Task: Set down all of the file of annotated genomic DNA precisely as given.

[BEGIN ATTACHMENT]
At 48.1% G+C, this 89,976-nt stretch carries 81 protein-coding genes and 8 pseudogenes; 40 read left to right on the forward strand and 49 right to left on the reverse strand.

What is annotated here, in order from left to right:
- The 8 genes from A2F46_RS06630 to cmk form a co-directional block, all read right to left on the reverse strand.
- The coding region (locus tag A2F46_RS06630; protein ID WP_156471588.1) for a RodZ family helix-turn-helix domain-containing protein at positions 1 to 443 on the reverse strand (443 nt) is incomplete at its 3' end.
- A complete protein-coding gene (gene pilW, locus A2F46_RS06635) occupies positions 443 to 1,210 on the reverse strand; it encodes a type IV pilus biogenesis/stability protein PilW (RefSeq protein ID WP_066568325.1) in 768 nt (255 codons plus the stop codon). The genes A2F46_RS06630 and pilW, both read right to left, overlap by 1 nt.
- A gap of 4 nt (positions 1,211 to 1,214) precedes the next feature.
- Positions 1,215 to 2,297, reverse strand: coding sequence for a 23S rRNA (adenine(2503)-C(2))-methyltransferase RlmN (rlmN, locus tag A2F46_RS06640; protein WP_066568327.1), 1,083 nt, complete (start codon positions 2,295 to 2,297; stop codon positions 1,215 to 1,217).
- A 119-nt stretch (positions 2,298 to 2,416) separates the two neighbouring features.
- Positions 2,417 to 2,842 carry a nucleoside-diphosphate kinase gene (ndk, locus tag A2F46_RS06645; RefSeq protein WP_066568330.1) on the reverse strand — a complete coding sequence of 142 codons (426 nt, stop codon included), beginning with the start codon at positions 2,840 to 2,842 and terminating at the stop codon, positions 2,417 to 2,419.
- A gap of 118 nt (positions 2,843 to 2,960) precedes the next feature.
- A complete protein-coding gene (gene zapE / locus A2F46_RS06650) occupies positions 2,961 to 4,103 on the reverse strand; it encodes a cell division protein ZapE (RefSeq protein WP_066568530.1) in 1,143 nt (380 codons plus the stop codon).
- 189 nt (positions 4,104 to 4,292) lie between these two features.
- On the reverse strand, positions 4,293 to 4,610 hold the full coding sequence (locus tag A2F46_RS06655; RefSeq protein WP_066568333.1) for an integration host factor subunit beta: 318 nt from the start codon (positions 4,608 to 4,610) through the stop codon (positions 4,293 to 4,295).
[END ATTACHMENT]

At 48.1% G+C, this 89,976-nt stretch carries 81 protein-coding genes and 8 pseudogenes; 40 read left to right on the forward strand and 49 right to left on the reverse strand.

What is annotated here, in order from left to right:
- The 8 genes from A2F46_RS06630 to cmk form a co-directional block, all read right to left on the reverse strand.
- The coding region (locus tag A2F46_RS06630; protein ID WP_156471588.1) for a RodZ family helix-turn-helix domain-containing protein at positions 1 to 443 on the reverse strand (443 nt) is incomplete at its 3' end.
- A complete protein-coding gene (gene pilW, locus A2F46_RS06635) occupies positions 443 to 1,210 on the reverse strand; it encodes a type IV pilus biogenesis/stability protein PilW (RefSeq protein ID WP_066568325.1) in 768 nt (255 codons plus the stop codon). The genes A2F46_RS06630 and pilW, both read right to left, overlap by 1 nt.
- A gap of 4 nt (positions 1,211 to 1,214) precedes the next feature.
- Positions 1,215 to 2,297, reverse strand: coding sequence for a 23S rRNA (adenine(2503)-C(2))-methyltransferase RlmN (rlmN, locus tag A2F46_RS06640; protein WP_066568327.1), 1,083 nt, complete (start codon positions 2,295 to 2,297; stop codon positions 1,215 to 1,217).
- A 119-nt stretch (positions 2,298 to 2,416) separates the two neighbouring features.
- Positions 2,417 to 2,842 carry a nucleoside-diphosphate kinase gene (ndk, locus tag A2F46_RS06645; RefSeq protein WP_066568330.1) on the reverse strand — a complete coding sequence of 142 codons (426 nt, stop codon included), beginning with the start codon at positions 2,840 to 2,842 and terminating at the stop codon, positions 2,417 to 2,419.
- A gap of 118 nt (positions 2,843 to 2,960) precedes the next feature.
- A complete protein-coding gene (gene zapE / locus A2F46_RS06650) occupies positions 2,961 to 4,103 on the reverse strand; it encodes a cell division protein ZapE (RefSeq protein WP_066568530.1) in 1,143 nt (380 codons plus the stop codon).
- 189 nt (positions 4,104 to 4,292) lie between these two features.
- On the reverse strand, positions 4,293 to 4,610 hold the full coding sequence (locus tag A2F46_RS06655; RefSeq protein WP_066568333.1) for an integration host factor subunit beta: 318 nt from the start codon (positions 4,608 to 4,610) through the stop codon (positions 4,293 to 4,295).